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  • Writer's pictureAimz

Chapter 1: Home to Help

  BUZZIN’ WITH AIMZ

Despite growing up in a beekeeping family, at 16 years-old ‘Aimz’ left the Bay of Plenty for a career as a mechanic, taking her to Western Australia. Twenty years later she is back home though and, with a plot of land and a family of her own, recently found herself hauling honey under the summer sun with her dad. Now, at 37 years-old, the beekeeping bug has bit and Aimz is ‘Home to Help’…

Entering the beekeeping world at 37 has been like a fresh breath of old memories awash in smoke … and stings … and propolis.

The year I was born my father caught a swarm in a box after instruction from a local beekeeper. The beekeeper never did come pick the bees up and, after a few weeks, my father in his curiosity wound some net curtain around his wide brim hat and dared to enter into that one box that would inexplicitly change his life.

‘Aimz’ is back home in the Bay of Plenty and undertaking a new career in the family beekeeping business where she has invited Apiarist’s Advocate readers to follow her journey each month.

I grew up crawling around the extracting room floor (our kitchen, and later a small shed my parents rented from friends), playing with drones, and being carted around the countryside in our station wagon from bee site to bee site. I spent more time exploring farms, forest, hedges and drains than I remember being at home. One of the best sites was at the golf course, there were always plenty of balls to be found in the grass around the hives (must have been one heck of a bogey...) – although there were some pretty nasty Angus bulls that would on occasion charge the bee truck. It was my older brother’s job to open the gate as his long legs could see him out of most trouble! I would dance carefree through swarms and wake some mornings to find nucs placed around our Kent fireplace - my mother is the most nurturing kind and, like the shepherd she would try to save every one.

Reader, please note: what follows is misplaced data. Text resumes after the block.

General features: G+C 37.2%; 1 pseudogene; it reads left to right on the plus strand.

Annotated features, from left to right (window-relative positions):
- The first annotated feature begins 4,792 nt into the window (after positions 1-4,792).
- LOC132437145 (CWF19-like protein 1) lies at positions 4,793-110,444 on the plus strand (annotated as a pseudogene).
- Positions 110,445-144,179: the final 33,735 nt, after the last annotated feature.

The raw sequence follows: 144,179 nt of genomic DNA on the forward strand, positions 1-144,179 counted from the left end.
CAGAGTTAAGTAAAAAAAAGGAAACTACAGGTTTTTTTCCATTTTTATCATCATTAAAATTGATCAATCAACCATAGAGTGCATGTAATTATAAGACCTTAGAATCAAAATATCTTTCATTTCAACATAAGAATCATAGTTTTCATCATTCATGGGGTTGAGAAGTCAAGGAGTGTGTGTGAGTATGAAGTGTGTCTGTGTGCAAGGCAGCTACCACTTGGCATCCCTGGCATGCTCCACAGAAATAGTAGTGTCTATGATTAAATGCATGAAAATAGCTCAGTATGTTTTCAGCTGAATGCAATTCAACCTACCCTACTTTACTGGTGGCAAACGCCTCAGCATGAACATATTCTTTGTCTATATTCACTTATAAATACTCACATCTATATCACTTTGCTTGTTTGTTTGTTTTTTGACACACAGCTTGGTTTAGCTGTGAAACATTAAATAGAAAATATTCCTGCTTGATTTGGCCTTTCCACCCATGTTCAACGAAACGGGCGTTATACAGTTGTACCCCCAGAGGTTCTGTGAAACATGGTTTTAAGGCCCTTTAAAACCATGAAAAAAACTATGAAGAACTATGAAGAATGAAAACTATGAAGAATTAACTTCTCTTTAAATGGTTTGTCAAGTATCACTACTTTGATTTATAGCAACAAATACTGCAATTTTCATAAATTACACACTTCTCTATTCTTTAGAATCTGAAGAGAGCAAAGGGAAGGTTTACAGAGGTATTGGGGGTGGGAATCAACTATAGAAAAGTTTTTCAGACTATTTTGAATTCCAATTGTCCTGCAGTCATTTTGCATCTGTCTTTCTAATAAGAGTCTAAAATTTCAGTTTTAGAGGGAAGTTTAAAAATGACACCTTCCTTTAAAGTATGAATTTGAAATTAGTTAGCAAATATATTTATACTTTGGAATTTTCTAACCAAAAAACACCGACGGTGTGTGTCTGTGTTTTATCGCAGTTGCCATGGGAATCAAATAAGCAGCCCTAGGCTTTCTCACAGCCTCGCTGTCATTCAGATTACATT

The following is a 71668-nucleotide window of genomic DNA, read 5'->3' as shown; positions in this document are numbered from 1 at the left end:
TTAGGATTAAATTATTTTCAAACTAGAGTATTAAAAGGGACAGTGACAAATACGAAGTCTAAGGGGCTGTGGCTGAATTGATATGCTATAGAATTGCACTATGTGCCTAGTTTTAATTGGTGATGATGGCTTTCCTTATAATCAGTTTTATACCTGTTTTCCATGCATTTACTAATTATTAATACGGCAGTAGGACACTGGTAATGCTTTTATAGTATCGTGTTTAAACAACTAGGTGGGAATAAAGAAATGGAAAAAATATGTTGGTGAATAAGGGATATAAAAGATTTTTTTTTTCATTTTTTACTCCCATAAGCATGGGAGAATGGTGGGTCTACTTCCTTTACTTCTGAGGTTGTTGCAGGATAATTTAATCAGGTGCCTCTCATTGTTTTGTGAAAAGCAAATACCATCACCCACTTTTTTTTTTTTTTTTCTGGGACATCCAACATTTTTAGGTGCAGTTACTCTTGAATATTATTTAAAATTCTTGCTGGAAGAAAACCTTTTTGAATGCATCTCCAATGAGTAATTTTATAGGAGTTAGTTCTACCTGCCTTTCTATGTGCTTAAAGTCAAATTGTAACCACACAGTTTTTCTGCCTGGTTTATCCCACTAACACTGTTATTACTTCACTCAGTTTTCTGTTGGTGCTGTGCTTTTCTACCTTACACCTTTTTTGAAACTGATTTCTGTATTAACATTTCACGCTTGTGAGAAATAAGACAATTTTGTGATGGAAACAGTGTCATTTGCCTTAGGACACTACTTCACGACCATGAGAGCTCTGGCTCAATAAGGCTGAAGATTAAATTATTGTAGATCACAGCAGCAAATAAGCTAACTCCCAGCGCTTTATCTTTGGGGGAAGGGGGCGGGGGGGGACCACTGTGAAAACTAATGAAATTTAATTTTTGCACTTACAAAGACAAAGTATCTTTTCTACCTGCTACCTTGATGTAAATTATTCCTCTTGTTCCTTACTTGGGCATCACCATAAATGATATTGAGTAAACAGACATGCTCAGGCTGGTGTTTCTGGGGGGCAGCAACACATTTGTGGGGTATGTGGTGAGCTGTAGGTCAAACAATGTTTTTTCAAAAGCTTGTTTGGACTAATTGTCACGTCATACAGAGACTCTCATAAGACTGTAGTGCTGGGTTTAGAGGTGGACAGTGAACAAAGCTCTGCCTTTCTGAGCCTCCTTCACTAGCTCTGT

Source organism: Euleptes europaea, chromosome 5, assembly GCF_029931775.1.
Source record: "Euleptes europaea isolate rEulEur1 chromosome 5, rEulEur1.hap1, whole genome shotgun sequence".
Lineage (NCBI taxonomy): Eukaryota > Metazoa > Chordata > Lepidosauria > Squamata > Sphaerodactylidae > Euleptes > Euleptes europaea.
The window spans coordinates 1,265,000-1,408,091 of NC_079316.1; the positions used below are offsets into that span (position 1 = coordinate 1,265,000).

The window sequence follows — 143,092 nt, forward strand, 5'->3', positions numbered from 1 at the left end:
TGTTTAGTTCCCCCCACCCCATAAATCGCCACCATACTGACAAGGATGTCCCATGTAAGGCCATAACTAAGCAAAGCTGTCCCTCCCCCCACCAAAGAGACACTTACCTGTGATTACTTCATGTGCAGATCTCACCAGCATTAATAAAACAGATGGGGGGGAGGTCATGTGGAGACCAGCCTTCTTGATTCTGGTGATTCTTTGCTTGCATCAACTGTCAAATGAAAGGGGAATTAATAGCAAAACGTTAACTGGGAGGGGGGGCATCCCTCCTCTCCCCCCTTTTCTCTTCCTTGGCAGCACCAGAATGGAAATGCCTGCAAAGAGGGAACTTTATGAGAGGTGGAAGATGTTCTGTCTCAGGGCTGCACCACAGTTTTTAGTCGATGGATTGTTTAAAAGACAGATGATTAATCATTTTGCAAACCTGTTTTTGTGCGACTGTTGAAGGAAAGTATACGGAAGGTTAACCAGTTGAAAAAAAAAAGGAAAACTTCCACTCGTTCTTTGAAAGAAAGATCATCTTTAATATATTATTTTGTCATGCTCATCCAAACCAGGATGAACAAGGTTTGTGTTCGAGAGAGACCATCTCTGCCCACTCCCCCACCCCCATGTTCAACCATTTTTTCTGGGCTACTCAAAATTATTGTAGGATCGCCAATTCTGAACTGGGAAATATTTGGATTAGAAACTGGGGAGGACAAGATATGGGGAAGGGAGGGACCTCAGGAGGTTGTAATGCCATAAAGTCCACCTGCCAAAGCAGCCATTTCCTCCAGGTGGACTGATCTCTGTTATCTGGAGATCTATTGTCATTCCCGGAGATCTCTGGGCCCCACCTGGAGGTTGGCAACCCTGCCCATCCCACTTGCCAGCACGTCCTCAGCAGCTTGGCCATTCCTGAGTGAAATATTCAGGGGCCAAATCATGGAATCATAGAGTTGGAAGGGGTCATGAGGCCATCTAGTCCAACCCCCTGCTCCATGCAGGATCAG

I was immersed in bees, but kept my distance from the keeping.

I dabbled in refitting frames with wire and foundation and scraping boxes for pocket money. As a young teen I spent a few summer holidays manning the extractor, while my brother uncapped with a hot knife in our now RMP facility.

That’s me! With dad’s first ever honey crop – two drums.

My dad’s business had grown – but so had I, and, meeting the love of my life at 16 I flew the hive. It would be 20 years that the bee blood would lie dormant in my veins.

Though not idle, I qualified as a mechanic when I was 18 and left the same year with my partner (a boilermaker) for five years in Australia. We worked in and around the mines then bought a house in Perth. I got full-time work at a local service bay while he flew in and out to offshore oil rigs and hard to pronounce places full of red iron sand.

After having our first child, a son in 2012, the decision was made to come home. My mother found a property on TradeMe and, after little deliberation, we were the proud owners of a slice of rural paradise without even setting foot there. And what a property... no snakes, lizards, or scorpions in the garden! The house was bare with a mighty breeze that gusted through the joinery as we sat on the floor around a fire in January. I missed the West Australian heat, but we soon made it our home and our three daughters were all born around that roaring fire in the following years.

Last summer – getting stuck in on the blower and harvesting honey in the Bay of Plenty. I survived and will be back for more next season.

Which brings me back to bees…

Stepping in to fill a labour shortage last honey season I donned my suit and gloves and sweated my beehind off running full boxes of mānuka honey to the truck and stacking them four high. I must have manhandled four tonne of honey that one week and the adrenaline from hard work and the enjoyment from working alongside family was catching. Then came the long drives bringing bees home from the honey crops and finally, after a succession of unreliable and incompatible workers, my dad agreed to train me as a beekeeper. I must have broken through his bias of perceived “boys’ jobs” when I proved my physical competence running honey, and I now find myself with my own suit and hive tool as we work our way around his 1000 hives checking stores and wintering down.

Keep a look out here each month to track my story, in my words. This is just the start for this newbee, my fascination grows daily as I endeavour to learn all I can – I’m ‘Buzzin’ with Aimz’. Lucky I have a great teacher, ay Dad…



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